During the work of my router project, I’ve re-done most of my logical network topology, changing the way subnets are assigned, and so on. This has actually helped me to have dual-homed computers (the iMac and the laptops) with different routing between Internet and local requests, as well as allowing me to have ACLs that work depending on whether a client is listed as known or not.
Together with that, I also decided to draw again my network’s topology , this time using Cisco’s icon library . A few notes on that icon library: while it’s available for free use, they provide the icons only in EPS format; which is fine for Adobe Illustrator users, but not for Inkscape users. Most of the eps-to-svg conversions that you can find around on the net make use of
plotutils… for some reason the result of that conversion with the Cisco’s icons is tremendously bad so I went with an alternative approach: I converted them to xfig files, with
pstodev (but no
plotutils); in turn, inkscape can load xfig files just fine, so I just had to drag and drop the xfig file from Nautilus.
As you can see the physical topology in itself is not really simple: I got at least three fixed rooms, and a handful of handheld devices (sorry for the pun). In my office I got Yamato (that routes all the wired traffic), the iMac, the good old Enterprise, and usually at least one laptop; in my bedroom I got the AppleTV, the PlayStation 3, the Bravia LCD TV (yeah that one connects to the net as well… it also supports DLNA but until I package Rygel it’s unlikely I’m going to have it working), and since yesterday, the Wii (more on this in a moment). The laser printer is, out of convenience, in the living room, connected with an Airport Express AP (I am considering moving this to the hall where the router is, then I can just set up CUPS on the router and be done with it).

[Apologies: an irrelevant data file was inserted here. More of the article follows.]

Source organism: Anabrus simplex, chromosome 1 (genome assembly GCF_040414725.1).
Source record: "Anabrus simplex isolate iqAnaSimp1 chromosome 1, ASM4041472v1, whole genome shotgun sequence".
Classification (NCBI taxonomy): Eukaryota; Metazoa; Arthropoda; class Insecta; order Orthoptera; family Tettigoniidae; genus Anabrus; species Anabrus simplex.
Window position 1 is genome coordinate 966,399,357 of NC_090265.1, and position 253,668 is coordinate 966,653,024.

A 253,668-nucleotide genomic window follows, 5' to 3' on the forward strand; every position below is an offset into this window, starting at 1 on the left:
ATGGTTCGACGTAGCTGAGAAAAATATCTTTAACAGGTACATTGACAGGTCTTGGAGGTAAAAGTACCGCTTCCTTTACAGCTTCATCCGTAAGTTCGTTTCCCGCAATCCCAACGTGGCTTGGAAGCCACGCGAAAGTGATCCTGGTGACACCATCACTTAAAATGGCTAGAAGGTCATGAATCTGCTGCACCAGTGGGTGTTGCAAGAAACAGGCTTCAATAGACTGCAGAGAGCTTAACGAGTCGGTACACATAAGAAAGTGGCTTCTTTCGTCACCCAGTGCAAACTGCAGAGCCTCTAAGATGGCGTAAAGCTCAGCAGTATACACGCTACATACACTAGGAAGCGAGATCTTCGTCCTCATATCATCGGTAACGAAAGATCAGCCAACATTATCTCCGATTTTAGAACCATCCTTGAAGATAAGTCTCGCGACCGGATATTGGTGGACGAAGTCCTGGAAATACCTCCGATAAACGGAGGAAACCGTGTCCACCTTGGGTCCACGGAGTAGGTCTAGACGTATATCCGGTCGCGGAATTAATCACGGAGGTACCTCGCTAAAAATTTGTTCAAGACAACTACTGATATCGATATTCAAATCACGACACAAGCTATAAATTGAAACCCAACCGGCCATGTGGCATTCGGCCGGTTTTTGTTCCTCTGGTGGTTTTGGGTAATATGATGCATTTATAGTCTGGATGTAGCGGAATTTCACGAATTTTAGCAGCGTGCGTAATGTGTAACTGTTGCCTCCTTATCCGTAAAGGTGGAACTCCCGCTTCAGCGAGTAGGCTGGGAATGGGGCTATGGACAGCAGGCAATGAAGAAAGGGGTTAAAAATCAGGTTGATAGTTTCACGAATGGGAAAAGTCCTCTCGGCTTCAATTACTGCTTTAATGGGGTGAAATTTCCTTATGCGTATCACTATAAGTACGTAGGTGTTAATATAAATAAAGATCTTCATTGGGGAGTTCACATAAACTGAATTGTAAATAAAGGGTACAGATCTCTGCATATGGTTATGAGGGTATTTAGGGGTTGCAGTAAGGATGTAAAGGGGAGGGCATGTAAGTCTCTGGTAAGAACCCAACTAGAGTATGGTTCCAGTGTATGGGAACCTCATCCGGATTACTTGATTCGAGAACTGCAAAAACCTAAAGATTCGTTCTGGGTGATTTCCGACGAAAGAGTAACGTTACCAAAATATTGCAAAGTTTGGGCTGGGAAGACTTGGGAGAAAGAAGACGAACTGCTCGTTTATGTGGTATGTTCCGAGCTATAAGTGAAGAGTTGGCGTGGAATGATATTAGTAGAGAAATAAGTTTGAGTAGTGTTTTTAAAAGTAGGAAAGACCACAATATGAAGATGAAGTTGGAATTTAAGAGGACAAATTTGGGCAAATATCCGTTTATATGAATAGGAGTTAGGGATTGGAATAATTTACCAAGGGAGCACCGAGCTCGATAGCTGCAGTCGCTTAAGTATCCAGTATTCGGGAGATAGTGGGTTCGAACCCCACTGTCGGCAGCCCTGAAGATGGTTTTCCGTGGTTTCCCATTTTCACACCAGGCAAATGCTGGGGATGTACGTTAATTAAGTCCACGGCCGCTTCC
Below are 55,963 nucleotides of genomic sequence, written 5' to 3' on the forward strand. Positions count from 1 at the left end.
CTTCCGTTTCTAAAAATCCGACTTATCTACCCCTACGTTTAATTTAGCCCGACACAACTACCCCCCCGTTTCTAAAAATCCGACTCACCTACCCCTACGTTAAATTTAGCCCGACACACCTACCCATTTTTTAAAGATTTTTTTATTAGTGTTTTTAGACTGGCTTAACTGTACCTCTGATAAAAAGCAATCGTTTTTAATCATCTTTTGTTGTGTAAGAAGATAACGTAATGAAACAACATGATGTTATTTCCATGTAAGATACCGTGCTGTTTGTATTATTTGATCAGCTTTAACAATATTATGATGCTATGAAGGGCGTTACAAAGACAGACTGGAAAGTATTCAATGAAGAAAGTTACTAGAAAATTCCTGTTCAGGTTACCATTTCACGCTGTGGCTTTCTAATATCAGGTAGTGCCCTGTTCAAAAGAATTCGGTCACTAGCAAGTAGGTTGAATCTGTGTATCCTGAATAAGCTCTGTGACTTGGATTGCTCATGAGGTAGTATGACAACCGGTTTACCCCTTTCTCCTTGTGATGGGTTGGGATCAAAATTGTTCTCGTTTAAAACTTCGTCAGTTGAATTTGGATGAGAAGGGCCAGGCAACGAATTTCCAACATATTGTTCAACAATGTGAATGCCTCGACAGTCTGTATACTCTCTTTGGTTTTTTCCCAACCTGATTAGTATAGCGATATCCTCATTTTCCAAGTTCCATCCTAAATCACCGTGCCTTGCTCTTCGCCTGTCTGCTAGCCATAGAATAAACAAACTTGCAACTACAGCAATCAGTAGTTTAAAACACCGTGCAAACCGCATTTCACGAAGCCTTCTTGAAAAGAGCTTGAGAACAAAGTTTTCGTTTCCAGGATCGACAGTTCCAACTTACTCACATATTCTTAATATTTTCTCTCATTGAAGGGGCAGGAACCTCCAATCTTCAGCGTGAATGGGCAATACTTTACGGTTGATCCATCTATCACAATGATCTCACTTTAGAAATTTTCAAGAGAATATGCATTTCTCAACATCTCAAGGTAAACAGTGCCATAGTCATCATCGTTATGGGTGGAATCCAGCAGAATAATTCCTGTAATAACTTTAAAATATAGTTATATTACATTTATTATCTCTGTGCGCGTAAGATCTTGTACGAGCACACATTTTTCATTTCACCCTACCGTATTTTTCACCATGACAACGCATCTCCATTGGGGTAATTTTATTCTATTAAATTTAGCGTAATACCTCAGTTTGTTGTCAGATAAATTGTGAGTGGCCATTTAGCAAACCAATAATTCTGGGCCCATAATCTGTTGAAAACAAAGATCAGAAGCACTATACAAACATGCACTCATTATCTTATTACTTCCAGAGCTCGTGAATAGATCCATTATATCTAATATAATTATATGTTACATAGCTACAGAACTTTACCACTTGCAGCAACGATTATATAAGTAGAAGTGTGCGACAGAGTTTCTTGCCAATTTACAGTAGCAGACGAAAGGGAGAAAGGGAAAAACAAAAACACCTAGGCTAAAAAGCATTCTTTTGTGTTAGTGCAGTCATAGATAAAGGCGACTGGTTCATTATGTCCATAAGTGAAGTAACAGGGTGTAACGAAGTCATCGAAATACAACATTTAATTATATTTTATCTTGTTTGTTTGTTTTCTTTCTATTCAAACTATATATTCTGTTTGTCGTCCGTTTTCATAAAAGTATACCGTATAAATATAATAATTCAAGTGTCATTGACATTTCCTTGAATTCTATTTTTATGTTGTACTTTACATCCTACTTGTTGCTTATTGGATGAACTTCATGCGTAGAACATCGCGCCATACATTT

Speaking about the Wii, it turns out that, while out of the box it connected to my unprotected network fine, it failed to work after the system update. It worked fine, though, with the neighbour’s protected network. Luckily, the Zyxel AP I’m using is high end enough to support MESSID mode (Multiple-ESSID), with different security configurations, so I simply created a new (hidden) wlan with WPA2-PSK to get it to work.
I’ll write more about the logical topology (subnets and so on) in the next few days, showing how I actually configured the stuff for the router; unfortunately I’m not really completely set myself so I don’t want to write about half-setups just yet.